David Koschitzki, CFO at MJHS Health System recently connected with HealthLeaders to discuss staffing costs and organizational investments.
Organizations are under tremendous pressure to maintain their financial well-being and the health of the people they care for, but factors including the repercussions of the pandemic, inflation, labor shortages, skyrocketing expenses, and a cessation of government relief funds have made an already laborious task practically herculean.
One healthcare provider that has seen its fair share of challenges over the last three years is MJHS Health System—a 115-year-old health system based in New York City specializing in senior, hospice, and palliative care. The organization's chief financial officer, David Koschitzki, is kept awake at night by several concerns, but the main one is keeping expenses down without making cuts in valuable areas.
Koschitzki recently connected with HealthLeaders to discuss staffing costs and organizational investments.
HealthLeaders: What's on your mind most these days?
David Koschitzki: As the chief financial officer, I have full responsibility for ensuring that we are making sound business decisions, entering into sound business partnerships, keeping an eye on the bottom line at all times, and making sure that we are staying ahead as best as we can of what is going on out there. Seeing what's coming and trying to adapt and get ready to prepare ourselves for upcoming challenges—and the challenges have been many.
Lots of things keep me up at night. I'm most concerned about managing costs without cutting programs and services. The rising costs associated with being a not-for-profit healthcare organization in one of the most expensive U.S. cities are challenging. Reimbursement levels, whether from Medicare or Medicaid, aren't enough to offset rising costs, whether it's due to inflation costs, salary requirements, cost of living realities, supply chain issues, or simple operational costs associated with being in one of the world's most expensive cities.
Another challenge is the shortage of staffing and the shortages of nursing staff at all levels, not just registered nurses, but also licensed practical nurses and even certified nursing aides. Obviously, that causes costs to rise as plans and different providers compete with one another for a limited staff. That's what's been the most significant challenge over the last couple of years, particularly right now.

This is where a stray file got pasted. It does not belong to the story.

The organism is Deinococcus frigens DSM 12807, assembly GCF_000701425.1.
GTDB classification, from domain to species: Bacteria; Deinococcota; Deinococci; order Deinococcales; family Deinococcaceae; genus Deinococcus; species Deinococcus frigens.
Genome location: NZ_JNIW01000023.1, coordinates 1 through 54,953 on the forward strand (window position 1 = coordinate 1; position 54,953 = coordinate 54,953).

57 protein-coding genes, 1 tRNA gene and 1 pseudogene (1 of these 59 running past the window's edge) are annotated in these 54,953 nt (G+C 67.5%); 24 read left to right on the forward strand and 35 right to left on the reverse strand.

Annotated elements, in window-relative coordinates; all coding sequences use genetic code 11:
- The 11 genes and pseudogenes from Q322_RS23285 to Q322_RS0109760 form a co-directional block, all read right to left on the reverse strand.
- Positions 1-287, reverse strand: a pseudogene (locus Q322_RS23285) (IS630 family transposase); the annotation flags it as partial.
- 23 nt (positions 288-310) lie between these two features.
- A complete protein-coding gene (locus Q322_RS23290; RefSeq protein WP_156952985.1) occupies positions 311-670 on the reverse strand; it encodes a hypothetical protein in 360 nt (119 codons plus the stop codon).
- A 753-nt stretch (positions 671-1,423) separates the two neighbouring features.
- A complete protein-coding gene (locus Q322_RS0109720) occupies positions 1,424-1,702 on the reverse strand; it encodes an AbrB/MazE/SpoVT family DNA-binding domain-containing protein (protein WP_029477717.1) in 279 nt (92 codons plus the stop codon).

HL: What solutions are in place to deal with the labor challenge?
Koschitzki: We try to be creative, and innovative in ways to not only attract new staff but even to retain the existing staff. A lot of our staff have been here for a long time. It's been a good place to work for a long time. And so, a lot of the current staff … are coming towards the end of their work careers. We are doing what we can … to attract new staff, by being more flexible when it comes to working from home or hybrid models of work. But we are also trying to incentivize and retain through enhanced pay through bonus programs, and other employee benefits that are geared towards employee satisfaction.
We also offer employee recognition programs that focus on ensuring that employees are feeling sustained and fulfilled. It's important for them to have an outlet for stress and anxiety, so there are other initiatives that speak to the personnel side of their job responsibilities. In the coming year, we'll be implementing real-time wellness checkups.
HL: As CFO, where would you like to see the organization make greater financial investments?
Koschitzki: We've been investing in a number of different initiatives. Staffing is primarily the largest investment that we've been making. As I said, we have to address compensation issues, and we must address the competitiveness of the industry. So, we've enhanced staff salaries as an investment in our staff, and we've enhanced programs to attract staff.
Digital technology is something that's important to us as well. Being a not-for-profit health system, we have boards of directors who have a lot of interest in what we do and we're mission-driven. Technology is important to them, and they've made sure it's a priority with management and leadership to ensure that we are investing properly in that, so we can advance and prepare for the future.
Currently, New York is 48th or 49th, in terms of hospice utilization by state. Although our hospice program is one of the largest in the area, there's tremendous room for growth and so we're particularly focused on more relationship-building and educating everyone from physicians and hospital groups to community organizations.
Amanda Schiavo is the Finance Editor for HealthLeaders.
Maintaining costs without cutting any programs or services is CFO David Koschitzki's chief concern.
Staffing and digital technology are key investments for MJHS Health System.